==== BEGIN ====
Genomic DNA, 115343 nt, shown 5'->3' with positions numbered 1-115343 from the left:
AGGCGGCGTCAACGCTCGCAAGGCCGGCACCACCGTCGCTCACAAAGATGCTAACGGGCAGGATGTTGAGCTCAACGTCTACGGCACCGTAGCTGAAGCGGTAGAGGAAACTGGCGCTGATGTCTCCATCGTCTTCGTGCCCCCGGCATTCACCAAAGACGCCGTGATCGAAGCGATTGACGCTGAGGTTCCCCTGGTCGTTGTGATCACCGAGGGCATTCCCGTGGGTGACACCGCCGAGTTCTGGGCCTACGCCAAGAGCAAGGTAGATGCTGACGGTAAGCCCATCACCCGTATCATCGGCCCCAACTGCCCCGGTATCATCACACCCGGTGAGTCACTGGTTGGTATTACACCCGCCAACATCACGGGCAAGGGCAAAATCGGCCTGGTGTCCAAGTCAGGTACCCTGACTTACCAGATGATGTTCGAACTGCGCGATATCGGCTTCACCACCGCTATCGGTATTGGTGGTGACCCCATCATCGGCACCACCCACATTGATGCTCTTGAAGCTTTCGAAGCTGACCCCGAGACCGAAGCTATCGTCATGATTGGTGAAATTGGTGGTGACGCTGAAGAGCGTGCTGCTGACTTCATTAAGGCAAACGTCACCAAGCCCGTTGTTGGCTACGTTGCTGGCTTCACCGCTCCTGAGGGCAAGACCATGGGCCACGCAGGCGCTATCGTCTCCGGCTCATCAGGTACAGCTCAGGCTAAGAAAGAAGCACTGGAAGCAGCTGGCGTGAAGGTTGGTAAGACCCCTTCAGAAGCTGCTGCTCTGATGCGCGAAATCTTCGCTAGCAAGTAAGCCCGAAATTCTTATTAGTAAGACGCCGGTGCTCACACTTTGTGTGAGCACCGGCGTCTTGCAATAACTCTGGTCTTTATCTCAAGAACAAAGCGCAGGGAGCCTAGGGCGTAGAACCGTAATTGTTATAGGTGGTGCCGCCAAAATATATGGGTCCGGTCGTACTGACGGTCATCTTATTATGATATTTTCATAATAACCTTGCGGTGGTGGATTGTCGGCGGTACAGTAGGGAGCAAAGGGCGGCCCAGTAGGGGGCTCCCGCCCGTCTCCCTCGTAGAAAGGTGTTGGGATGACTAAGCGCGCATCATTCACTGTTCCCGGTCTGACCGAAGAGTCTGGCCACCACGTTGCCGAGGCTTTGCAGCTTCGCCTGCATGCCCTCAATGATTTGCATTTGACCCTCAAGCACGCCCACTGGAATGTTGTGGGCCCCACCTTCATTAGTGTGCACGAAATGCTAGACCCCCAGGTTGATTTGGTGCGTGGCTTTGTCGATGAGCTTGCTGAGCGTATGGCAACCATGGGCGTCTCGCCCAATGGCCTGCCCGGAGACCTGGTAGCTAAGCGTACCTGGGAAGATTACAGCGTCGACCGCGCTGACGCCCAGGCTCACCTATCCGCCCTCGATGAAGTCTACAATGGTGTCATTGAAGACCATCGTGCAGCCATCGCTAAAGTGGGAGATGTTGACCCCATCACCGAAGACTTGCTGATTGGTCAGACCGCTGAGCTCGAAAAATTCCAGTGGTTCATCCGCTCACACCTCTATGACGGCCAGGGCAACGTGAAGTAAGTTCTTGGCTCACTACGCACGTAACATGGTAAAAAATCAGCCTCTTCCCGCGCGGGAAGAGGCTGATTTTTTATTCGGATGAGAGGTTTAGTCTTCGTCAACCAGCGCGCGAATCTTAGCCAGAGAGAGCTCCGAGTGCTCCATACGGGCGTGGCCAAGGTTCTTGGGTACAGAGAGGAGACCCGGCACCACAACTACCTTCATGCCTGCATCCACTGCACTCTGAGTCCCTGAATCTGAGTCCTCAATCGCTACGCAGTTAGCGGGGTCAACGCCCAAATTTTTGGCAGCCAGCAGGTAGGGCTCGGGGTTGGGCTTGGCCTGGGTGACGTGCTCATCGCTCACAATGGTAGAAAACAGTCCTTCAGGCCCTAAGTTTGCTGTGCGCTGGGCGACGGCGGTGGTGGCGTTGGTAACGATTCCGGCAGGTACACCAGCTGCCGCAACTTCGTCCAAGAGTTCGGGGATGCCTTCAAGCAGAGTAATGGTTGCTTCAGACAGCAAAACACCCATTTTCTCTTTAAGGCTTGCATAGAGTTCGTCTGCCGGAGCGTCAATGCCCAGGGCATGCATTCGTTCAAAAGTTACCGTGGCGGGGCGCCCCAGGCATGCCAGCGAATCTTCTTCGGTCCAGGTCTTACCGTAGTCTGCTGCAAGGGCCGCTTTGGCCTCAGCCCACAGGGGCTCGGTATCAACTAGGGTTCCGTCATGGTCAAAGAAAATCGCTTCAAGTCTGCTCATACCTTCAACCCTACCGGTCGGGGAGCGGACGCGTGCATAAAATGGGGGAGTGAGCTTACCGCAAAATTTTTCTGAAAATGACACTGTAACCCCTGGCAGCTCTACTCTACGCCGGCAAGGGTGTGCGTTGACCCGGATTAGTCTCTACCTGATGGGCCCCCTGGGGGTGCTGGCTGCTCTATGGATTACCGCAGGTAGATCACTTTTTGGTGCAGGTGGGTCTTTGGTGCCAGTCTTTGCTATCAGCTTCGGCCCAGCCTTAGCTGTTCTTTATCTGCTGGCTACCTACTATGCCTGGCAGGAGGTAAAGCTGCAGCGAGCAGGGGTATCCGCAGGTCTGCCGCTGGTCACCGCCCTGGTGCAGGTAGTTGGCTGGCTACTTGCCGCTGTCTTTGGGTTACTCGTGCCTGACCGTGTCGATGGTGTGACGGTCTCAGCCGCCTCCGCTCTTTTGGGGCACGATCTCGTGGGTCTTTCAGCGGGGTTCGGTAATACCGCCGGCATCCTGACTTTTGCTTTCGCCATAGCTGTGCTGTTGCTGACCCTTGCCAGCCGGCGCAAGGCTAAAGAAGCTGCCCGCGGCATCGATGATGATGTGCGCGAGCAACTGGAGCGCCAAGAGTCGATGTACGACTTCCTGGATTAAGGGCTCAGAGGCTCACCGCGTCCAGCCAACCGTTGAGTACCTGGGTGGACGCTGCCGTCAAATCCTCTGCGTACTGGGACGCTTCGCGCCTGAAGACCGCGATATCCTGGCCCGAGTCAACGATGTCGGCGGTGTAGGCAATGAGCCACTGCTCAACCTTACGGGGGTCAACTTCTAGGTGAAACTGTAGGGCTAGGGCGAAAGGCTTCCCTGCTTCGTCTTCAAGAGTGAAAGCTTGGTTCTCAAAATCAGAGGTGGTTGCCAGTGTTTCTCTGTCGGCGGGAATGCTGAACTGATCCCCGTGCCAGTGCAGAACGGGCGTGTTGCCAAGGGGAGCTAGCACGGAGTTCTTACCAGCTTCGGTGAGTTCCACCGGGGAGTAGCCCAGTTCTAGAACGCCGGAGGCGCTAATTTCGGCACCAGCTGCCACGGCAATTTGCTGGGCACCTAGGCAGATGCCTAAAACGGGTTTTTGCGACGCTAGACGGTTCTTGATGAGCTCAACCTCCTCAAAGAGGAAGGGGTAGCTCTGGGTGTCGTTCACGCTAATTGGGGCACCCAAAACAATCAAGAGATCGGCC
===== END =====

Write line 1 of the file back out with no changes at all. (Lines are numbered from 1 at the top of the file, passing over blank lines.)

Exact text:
Genomic DNA, 115343 nt, shown 5'->3' with positions numbered 1-115343 from the left: